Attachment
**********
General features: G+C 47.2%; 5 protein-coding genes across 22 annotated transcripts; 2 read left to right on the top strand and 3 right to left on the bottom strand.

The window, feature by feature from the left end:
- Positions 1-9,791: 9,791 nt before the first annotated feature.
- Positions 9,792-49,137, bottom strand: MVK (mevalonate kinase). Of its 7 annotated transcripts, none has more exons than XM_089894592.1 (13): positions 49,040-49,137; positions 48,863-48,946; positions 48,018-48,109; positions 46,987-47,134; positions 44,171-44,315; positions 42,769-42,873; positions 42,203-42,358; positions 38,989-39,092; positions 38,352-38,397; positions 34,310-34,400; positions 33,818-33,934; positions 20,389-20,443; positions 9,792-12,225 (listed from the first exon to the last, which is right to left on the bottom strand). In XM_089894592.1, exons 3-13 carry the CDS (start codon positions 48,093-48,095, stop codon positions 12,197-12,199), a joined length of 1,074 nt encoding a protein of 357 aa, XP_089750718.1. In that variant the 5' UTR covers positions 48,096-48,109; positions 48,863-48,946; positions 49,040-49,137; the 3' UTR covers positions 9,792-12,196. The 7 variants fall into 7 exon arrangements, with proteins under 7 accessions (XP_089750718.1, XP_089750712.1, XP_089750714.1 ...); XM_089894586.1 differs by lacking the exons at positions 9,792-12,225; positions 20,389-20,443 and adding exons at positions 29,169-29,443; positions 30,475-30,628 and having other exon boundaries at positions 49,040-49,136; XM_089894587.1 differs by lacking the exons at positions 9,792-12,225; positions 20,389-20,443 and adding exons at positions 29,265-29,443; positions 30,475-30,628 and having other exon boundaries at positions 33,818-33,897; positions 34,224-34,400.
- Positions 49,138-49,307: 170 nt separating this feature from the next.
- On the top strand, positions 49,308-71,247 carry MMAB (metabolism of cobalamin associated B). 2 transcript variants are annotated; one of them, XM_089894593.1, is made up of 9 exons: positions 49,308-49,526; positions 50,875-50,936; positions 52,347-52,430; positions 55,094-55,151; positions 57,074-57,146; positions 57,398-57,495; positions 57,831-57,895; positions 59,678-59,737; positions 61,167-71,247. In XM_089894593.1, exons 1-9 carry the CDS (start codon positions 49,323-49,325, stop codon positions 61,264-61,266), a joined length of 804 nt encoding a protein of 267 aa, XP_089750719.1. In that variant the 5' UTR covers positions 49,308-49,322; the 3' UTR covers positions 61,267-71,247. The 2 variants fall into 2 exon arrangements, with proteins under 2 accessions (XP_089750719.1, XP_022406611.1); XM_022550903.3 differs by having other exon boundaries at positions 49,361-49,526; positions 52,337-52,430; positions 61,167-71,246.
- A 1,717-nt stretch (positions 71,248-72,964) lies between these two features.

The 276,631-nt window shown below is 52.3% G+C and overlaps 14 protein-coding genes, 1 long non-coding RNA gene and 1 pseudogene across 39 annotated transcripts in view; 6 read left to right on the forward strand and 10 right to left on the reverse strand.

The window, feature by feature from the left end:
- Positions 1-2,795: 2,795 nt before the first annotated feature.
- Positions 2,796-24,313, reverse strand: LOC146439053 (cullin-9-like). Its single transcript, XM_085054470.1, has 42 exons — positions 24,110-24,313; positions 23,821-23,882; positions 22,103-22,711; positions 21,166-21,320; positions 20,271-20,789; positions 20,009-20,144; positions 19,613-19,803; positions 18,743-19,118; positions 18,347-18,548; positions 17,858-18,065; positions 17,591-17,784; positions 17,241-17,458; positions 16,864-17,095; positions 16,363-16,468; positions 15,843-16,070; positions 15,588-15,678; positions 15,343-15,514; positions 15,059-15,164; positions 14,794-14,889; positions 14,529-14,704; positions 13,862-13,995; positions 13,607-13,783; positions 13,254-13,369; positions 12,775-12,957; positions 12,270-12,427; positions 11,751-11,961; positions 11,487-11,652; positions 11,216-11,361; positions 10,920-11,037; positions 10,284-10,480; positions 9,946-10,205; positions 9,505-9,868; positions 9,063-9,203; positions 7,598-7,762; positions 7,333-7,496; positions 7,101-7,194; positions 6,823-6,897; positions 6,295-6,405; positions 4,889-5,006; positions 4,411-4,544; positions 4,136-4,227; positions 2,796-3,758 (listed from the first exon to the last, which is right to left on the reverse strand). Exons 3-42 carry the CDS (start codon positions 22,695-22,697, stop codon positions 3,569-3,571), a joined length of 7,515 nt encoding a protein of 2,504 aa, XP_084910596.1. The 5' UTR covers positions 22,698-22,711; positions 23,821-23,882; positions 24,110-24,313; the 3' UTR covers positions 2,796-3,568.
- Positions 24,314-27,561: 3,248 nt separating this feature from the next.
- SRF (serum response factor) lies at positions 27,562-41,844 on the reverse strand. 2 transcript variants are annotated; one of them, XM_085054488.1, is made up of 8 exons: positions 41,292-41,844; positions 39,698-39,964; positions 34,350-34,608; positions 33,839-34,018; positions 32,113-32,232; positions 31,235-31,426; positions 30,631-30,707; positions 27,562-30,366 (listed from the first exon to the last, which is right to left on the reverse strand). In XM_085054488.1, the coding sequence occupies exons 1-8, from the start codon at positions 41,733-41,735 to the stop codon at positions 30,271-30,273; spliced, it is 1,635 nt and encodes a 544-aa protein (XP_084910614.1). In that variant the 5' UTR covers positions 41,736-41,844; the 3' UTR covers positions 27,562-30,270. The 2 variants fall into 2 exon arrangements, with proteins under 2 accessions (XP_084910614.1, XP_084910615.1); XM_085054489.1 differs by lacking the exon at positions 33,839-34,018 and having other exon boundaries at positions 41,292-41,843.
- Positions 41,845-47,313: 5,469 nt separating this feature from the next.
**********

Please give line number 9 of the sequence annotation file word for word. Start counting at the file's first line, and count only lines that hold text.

The window, feature by feature from the left end: